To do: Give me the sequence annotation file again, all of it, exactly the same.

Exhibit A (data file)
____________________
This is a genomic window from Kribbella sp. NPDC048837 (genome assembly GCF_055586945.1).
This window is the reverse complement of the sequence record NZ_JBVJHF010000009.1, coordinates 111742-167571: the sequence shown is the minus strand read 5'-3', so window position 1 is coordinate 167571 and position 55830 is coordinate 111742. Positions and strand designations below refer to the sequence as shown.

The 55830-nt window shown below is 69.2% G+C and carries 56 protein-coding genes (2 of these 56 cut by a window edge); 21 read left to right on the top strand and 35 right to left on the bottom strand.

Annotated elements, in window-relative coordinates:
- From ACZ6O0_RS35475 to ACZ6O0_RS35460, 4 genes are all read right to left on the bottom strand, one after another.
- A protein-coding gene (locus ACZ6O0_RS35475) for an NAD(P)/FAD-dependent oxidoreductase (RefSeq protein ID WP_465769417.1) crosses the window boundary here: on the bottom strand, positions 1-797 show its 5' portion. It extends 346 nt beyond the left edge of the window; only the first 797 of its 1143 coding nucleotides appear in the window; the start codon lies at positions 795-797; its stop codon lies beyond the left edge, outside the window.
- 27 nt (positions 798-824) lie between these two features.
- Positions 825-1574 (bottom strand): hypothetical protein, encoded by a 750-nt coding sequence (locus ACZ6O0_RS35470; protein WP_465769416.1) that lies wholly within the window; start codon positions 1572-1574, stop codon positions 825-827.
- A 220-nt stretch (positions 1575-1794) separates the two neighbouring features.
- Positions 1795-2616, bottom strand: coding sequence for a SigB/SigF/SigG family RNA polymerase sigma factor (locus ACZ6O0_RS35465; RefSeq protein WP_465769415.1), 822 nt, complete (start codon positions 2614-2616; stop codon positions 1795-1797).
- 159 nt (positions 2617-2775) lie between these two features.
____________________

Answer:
This is a genomic window from Kribbella sp. NPDC048837 (genome assembly GCF_055586945.1).
This window is the reverse complement of the sequence record NZ_JBVJHF010000009.1, coordinates 111742-167571: the sequence shown is the minus strand read 5'-3', so window position 1 is coordinate 167571 and position 55830 is coordinate 111742. Positions and strand designations below refer to the sequence as shown.

The 55830-nt window shown below is 69.2% G+C and carries 56 protein-coding genes (2 of these 56 cut by a window edge); 21 read left to right on the top strand and 35 right to left on the bottom strand.

Annotated elements, in window-relative coordinates:
- From ACZ6O0_RS35475 to ACZ6O0_RS35460, 4 genes are all read right to left on the bottom strand, one after another.
- A protein-coding gene (locus ACZ6O0_RS35475) for an NAD(P)/FAD-dependent oxidoreductase (RefSeq protein ID WP_465769417.1) crosses the window boundary here: on the bottom strand, positions 1-797 show its 5' portion. It extends 346 nt beyond the left edge of the window; only the first 797 of its 1143 coding nucleotides appear in the window; the start codon lies at positions 795-797; its stop codon lies beyond the left edge, outside the window.
- 27 nt (positions 798-824) lie between these two features.
- Positions 825-1574 (bottom strand): hypothetical protein, encoded by a 750-nt coding sequence (locus ACZ6O0_RS35470; protein WP_465769416.1) that lies wholly within the window; start codon positions 1572-1574, stop codon positions 825-827.
- A 220-nt stretch (positions 1575-1794) separates the two neighbouring features.
- Positions 1795-2616, bottom strand: coding sequence for a SigB/SigF/SigG family RNA polymerase sigma factor (locus ACZ6O0_RS35465; RefSeq protein WP_465769415.1), 822 nt, complete (start codon positions 2614-2616; stop codon positions 1795-1797).
- 159 nt (positions 2617-2775) lie between these two features.